June 21, 2013
Ellen Herr Awe and her mother Mary Herr don shawls in preparation for entering the Sultan Ahmed Mosque in Istanbul. The mosque is also referred to as the “Blue Mosque”.
I wakened early, before our ship arrived in Istanbul, before the sun rose. From our veranda I could look east, seeing the skyline of Istanbul with a low-lying bank of clouds just above it. The rising sun was behind this bank of clouds, illuminating the very edge of the cloud bank as if it were an illuminated manuscript. I stood gazing intently over 20 minutes, waiting for the sun to be visible. Then the sun burst through, a brilliant golden ball, just as it has each morning on this trip.
In Istanbul, we headed toward our first stop, the Hagia Sophia. We learned that this building is actually the third constructed on this spot, the previous two having been destroyed by fire in riots, first in the fourth century and the second in the sixth. The current building was constructed with amazing speed (five years from start to finish [532–537] by 10,000 workers, including architects, working day and night). The domes and the mosaics are the most striking features, but what is really interesting now is the way Christian and Muslim features co-exist in the building.
In 1453 the city fell to the Turks, and under the Ottomans changes were introduced to the Hagia Sophia. Many, though not all of the mosaics, were covered over with plaster. Yet the plaster was also beautiful – intricate designs with blue, red, gold, and green. Some mosaics were adapted.
Our guide said, “For Christians, a church is a house for God, but for Muslims a mosque is a house for prayer in the name of God.” Hmm … and for Anabaptists a church building is the place where the people of God meet. In this way, Anabaptists historically have been closer to Muslims than some other parts of the Christian church. Yet, even we Anabaptists have learned that we need some times and places that are holy so that we know that all times and places are holy. And a building—or even a cave or a bridge—is changed when prayer is made there over decades, centuries, millennia. All this stretches my imagination, my intellect, my heart and soul.
Next we walked to the Topkapi Palace, home of the Ottoman Empire with building begun in 1455. Each of the sultans continued to modify and add to the buildings until 1857. There were armed guards present as we entered, but I was drawn more to the many red flower beds—with roses, begonias, salvia, always red lining the paths—and huge trees, sycamore and cypress of some kind?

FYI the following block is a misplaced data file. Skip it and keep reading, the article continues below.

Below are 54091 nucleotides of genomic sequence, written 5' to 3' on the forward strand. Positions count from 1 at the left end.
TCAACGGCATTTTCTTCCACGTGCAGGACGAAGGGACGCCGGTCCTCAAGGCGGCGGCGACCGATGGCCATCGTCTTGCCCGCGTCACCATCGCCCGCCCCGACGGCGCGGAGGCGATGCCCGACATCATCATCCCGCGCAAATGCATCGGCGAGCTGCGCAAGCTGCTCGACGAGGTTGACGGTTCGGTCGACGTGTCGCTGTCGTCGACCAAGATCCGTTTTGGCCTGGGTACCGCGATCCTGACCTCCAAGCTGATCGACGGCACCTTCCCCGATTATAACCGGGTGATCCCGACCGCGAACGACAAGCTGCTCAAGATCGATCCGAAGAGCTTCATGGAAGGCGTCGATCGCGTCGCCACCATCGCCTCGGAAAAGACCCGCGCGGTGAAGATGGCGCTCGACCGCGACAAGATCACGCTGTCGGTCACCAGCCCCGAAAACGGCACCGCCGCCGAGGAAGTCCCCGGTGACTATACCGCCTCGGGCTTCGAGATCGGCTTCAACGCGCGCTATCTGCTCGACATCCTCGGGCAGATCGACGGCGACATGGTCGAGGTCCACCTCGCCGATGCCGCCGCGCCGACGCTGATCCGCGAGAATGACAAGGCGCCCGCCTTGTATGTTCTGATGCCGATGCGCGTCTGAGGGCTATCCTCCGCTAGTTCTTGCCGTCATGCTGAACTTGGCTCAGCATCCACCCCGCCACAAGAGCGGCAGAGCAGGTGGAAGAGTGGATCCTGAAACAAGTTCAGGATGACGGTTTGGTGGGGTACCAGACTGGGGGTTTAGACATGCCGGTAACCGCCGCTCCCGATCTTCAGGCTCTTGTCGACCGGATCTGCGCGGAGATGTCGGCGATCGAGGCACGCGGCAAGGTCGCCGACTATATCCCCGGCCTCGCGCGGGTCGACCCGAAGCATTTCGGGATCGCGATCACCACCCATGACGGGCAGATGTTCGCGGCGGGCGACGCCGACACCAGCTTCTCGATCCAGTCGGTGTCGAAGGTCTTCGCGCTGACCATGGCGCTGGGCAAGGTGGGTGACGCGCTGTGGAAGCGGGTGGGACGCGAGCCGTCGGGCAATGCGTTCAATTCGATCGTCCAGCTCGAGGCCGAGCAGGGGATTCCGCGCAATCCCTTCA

Our third stop required time on the bus, dropping us off in the shopping district. Here we visited a rug dealer who welcomed us and seated us around the periphery of a large room. We were served apple tea and black tea in glass “cups” without handles and a sesame soft pretzel while we received a lecture on the various kinds of Turkish rugs and how they are made.
From the rug dealer our guide pointed us to the Grand Bazaar. What a place! Hundreds of small shops all along a maze of 53 streets (actually small walking lanes): lots of jewelry, pashminas, ceramics, leather goods, Turkish Delight, and nuts, especially pistachios in various forms.
By this time Friday prayers in the Sultanahmet Mosque (aka, the Blue Mosque) had ended, and visitors were again allowed entrance. As we waited in line we saw many places for the ritual footwashing generally performed before entering. The women in the group began getting out scarves (some newly purchased) as we approached the entrance. We all received plastics bags in which to carry our shoes, which we needed to remove.
The mosque itself was a picture of beauty and proportion, both balanced and expansive. The simple blue lines and gold lettering were stunning. Yet at this time of day it was for me no more a place of prayer than the Sistine Chapel. People of all faiths moved through fairly quickly, with little chance for reflection and certainly not contemplation. In the center was the carpeted area for prayers.
Our final stop was the Spice Bazaar, close to the Galata Bridge. This market was also chaotic, but much smaller than the Grand Bazaar, and our guide pointed us to a specific shop where he said his mother still buys her spices. A lot of us made purchases there, all nicely vacuum sealed for the return trip home.
One other observation and question: This was the first I have seen so many women in various forms of dress. Scarf only, scarf and shoulders covered, scarf and shoulders with flowing dress, with plain-colored flowing dress, with numerous variants on black burka. Is this like the Amish and old-order Mennonites? Who decides who wears what? And do the more-covered judge the less-covered? And what about the designer scarves, leather bags and shoes showing beneath the clothing? I read the pamphlet I was given about the hijab. At some level I understand the sense of freedom it describes; you don’t have to dress in order for men to notice how good you look. You can be true self without worrying about the impressions you convey in public. And how does this same high motivation not apply to men?
We returned to the ship just in time for yet another delicious evening meal around the tables. Good food and good conversation after a marvelous day in an amazing city where we have only barely scratched the surface.
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Welcome to this window on the 2013 Mediterranean Cruisetour. As Sara Wenger Shenk, AMBS president, and Loren Johns, AMBS professor of New Testament, and 43 other travelers explore the places where the Apostle Paul traveled, they will share photos and reports here. Come back to this space for what we hope will be daily snapshots in words and photos of what the group is experiencing.
Visit Menno Travel to learn more about the Cruisetour.